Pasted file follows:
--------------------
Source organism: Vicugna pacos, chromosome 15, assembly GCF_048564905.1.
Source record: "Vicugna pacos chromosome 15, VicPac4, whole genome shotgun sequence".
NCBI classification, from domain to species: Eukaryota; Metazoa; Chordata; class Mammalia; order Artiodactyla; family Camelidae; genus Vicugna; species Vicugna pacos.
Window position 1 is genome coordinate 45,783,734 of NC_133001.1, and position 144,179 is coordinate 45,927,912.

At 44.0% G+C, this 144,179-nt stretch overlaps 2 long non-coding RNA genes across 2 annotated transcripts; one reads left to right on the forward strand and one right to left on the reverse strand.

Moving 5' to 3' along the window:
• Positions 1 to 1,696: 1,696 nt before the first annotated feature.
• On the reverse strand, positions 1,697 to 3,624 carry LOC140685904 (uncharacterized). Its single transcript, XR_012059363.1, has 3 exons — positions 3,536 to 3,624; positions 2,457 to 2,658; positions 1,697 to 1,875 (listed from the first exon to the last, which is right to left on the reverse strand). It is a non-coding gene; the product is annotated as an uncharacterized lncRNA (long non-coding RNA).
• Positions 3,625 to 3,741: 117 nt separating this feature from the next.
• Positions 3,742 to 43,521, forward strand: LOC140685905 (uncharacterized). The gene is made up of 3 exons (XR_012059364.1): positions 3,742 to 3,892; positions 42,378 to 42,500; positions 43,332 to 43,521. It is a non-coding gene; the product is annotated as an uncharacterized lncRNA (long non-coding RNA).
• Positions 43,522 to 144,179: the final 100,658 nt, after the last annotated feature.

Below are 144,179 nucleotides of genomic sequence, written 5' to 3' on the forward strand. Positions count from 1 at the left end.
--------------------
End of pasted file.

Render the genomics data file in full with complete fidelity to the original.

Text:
Source organism: Vicugna pacos, chromosome 15, assembly GCF_048564905.1.
Source record: "Vicugna pacos chromosome 15, VicPac4, whole genome shotgun sequence".
NCBI classification, from domain to species: Eukaryota; Metazoa; Chordata; class Mammalia; order Artiodactyla; family Camelidae; genus Vicugna; species Vicugna pacos.
Window position 1 is genome coordinate 45,783,734 of NC_133001.1, and position 144,179 is coordinate 45,927,912.

At 44.0% G+C, this 144,179-nt stretch overlaps 2 long non-coding RNA genes across 2 annotated transcripts; one reads left to right on the forward strand and one right to left on the reverse strand.

Moving 5' to 3' along the window:
• Positions 1 to 1,696: 1,696 nt before the first annotated feature.
• On the reverse strand, positions 1,697 to 3,624 carry LOC140685904 (uncharacterized). Its single transcript, XR_012059363.1, has 3 exons — positions 3,536 to 3,624; positions 2,457 to 2,658; positions 1,697 to 1,875 (listed from the first exon to the last, which is right to left on the reverse strand). It is a non-coding gene; the product is annotated as an uncharacterized lncRNA (long non-coding RNA).
• Positions 3,625 to 3,741: 117 nt separating this feature from the next.
• Positions 3,742 to 43,521, forward strand: LOC140685905 (uncharacterized). The gene is made up of 3 exons (XR_012059364.1): positions 3,742 to 3,892; positions 42,378 to 42,500; positions 43,332 to 43,521. It is a non-coding gene; the product is annotated as an uncharacterized lncRNA (long non-coding RNA).
• Positions 43,522 to 144,179: the final 100,658 nt, after the last annotated feature.

Below are 144,179 nucleotides of genomic sequence, written 5' to 3' on the forward strand. Positions count from 1 at the left end.